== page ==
Dates - Don't We All Want One?
Those with diabetes know how difficult meal planning can be sometimes. Choosing what to eat seems like an easy choice but with scheduling, picking out certain foods and avoiding others can become a chore more than anything. This post examines a super underrated food that many people ignore. Dates (no, not a date with your crush), are the fruits of the infamous palm tree that have been consumed by people for over 6,000 years.
Many people enjoy dates as a go-to dry fruit due to its natural sweetness, however, people with diabetes may wonder if these middle eastern gems are good for them. Research has revealed that the average glycemic index of dates is 42 (1). The glycemic index (GI) is a measure of the effect of a food on a person’s blood sugar levels (1). Although sweet, dates have a GI that is considered to be low by many health care providers (1).
Since dates are a low GI food, a small study found that people with diabetes did not showcase fluctuations in their blood glucose levels when they consumed 2 servings of medium sized dates (7-10 dates) (2). However, consumption of white bread reported a greater spike in blood sugar levels (2).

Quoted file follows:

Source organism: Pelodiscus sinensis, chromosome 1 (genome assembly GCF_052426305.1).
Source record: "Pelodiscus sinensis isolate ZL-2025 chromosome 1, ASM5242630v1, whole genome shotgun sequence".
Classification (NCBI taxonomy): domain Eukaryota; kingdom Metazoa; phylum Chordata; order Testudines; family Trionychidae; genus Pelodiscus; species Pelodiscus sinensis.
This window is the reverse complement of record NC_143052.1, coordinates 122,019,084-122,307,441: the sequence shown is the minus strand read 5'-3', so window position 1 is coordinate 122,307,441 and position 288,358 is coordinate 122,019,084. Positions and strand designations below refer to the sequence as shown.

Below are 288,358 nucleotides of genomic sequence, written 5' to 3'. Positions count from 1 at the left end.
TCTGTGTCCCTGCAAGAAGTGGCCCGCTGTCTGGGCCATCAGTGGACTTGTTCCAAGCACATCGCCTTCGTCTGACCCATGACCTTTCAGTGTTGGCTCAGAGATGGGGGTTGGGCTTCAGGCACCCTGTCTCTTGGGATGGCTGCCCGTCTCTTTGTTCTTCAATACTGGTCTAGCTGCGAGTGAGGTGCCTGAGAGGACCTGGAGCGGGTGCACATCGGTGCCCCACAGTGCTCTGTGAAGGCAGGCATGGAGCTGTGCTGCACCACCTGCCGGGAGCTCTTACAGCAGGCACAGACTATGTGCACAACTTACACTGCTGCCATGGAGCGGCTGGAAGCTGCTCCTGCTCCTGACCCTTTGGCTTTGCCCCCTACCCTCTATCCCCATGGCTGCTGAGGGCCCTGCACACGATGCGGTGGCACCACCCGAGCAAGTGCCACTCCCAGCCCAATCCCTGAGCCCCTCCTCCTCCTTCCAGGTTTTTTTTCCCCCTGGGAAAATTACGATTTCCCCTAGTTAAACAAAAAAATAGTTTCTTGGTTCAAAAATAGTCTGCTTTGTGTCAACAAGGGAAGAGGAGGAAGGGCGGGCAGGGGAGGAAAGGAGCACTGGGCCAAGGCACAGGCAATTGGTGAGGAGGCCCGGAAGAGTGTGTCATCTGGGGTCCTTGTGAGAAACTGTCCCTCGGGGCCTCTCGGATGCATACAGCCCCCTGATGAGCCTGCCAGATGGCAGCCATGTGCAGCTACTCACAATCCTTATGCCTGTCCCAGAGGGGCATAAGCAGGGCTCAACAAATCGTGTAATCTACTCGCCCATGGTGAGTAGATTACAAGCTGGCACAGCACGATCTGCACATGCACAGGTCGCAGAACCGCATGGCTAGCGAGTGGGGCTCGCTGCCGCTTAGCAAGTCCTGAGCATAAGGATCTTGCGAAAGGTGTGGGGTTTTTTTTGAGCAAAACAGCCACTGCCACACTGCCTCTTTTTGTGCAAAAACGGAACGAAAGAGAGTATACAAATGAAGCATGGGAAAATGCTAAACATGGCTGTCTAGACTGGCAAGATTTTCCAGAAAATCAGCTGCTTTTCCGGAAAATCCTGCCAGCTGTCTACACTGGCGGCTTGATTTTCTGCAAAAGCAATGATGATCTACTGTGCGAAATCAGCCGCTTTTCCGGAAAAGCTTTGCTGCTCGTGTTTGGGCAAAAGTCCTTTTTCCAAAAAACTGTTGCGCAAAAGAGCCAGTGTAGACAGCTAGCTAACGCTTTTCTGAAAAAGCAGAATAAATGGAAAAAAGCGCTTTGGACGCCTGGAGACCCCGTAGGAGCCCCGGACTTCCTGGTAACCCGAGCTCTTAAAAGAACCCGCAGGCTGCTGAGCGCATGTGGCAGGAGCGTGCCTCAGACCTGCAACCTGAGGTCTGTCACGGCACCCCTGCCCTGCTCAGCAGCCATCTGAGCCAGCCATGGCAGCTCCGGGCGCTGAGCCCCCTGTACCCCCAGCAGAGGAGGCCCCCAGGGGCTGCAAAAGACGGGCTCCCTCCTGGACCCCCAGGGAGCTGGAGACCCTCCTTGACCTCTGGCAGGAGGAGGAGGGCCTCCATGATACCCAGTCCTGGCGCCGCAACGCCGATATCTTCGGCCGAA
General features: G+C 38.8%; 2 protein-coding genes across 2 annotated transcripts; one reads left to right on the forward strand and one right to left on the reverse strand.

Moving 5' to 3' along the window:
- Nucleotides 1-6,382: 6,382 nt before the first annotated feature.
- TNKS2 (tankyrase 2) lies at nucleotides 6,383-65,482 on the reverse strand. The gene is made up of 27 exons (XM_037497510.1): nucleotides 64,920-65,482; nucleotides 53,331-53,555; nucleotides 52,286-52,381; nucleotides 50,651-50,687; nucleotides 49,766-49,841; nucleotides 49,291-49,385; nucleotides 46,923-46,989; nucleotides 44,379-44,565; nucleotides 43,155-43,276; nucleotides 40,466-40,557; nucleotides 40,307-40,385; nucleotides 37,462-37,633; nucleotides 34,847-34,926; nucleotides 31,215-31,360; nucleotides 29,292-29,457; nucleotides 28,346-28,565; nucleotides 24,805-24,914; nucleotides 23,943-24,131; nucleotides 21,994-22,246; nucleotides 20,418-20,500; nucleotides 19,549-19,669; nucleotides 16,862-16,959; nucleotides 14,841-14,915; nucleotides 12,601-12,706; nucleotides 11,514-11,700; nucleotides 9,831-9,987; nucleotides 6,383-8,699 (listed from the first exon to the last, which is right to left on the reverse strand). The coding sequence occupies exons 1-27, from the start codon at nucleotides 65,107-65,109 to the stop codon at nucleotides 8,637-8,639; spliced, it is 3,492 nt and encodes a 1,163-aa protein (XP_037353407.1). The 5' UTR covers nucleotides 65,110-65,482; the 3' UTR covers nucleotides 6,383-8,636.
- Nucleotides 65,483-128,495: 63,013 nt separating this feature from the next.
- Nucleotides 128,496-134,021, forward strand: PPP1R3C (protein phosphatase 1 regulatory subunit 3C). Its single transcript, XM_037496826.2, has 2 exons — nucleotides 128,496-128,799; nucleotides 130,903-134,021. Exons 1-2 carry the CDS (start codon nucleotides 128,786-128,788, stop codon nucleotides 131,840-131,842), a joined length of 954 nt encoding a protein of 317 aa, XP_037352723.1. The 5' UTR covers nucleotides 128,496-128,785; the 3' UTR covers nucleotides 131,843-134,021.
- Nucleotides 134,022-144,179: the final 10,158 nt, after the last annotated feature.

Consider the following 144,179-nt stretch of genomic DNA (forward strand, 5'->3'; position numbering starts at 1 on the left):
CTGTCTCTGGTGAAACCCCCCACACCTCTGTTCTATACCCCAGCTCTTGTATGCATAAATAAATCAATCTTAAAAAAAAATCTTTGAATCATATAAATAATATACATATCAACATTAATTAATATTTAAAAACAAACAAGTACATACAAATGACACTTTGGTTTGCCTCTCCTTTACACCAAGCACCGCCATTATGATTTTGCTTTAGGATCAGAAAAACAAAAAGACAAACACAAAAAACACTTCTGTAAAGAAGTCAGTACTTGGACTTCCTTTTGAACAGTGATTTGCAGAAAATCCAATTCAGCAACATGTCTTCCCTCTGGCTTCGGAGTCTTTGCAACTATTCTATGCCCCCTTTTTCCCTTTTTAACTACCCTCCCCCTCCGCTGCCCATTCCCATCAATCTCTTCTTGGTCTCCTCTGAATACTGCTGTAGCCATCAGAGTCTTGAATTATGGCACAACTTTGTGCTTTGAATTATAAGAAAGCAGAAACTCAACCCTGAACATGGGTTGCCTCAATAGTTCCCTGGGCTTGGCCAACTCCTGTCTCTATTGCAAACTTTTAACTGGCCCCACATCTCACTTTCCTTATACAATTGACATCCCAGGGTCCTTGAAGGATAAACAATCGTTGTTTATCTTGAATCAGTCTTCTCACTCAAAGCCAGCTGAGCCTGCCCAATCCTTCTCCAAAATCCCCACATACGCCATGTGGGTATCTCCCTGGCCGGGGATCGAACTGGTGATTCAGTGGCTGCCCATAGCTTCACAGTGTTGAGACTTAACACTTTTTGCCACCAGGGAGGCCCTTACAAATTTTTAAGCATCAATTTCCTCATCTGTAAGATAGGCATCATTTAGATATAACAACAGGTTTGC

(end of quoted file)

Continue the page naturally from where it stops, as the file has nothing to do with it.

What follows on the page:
Dates are rich in a variety of nutrients including potassium, magnesium, vitamin B6, and iron (1). Dates are also a rich source of antioxidants which may allow for the management of reactive oxidative species by reducing inflammation (3). Dates are also rich in fiber. Studies have found that the occurrence of diabetes is lower in people who consume more fiber in their diet (2). Similarly, fiber consumption helps a person’s healthy gut bacteria flourish, maintaining one’s overall health.
Since the western society does not place much focus on dried fruits, dates are an underrated snack that is both enjoyable and healthy for not only people with diabetes but also for those who may be prediabetic. Dates are classified as a low GI food meaning that it does not spike one’s blood glucose levels, all while providing an ever-lasting taste packed with an array of important nutrients.
1. Atkinson, F. S., Foster-Powell, K., & Brand-Miller, J. C. (2008). International Tables of Glycemic Index and glycemic load values: 2008. Diabetes Care, 31(12), 2281–2283. https://doi.org/10.2337/dc08-1239
2. Alkaabi, J. M., Al-Dabbagh, B., Ahmad, S., Saadi, H. F., Gariballa, S., & Ghazali, M. A. (2011). Glycemic indices of five varieties of dates in healthy and Diabetic subjects.Nutrition Journal, 10(1). https://doi.org/10.1186/1475-2891-10-59
3. MediLexicon International. (n.d.). Antioxidants: Health benefits and nutritional information. Medical News Today. Retrieved April 4, 2022, from https://www.medicalnewstoday.com/articles/301506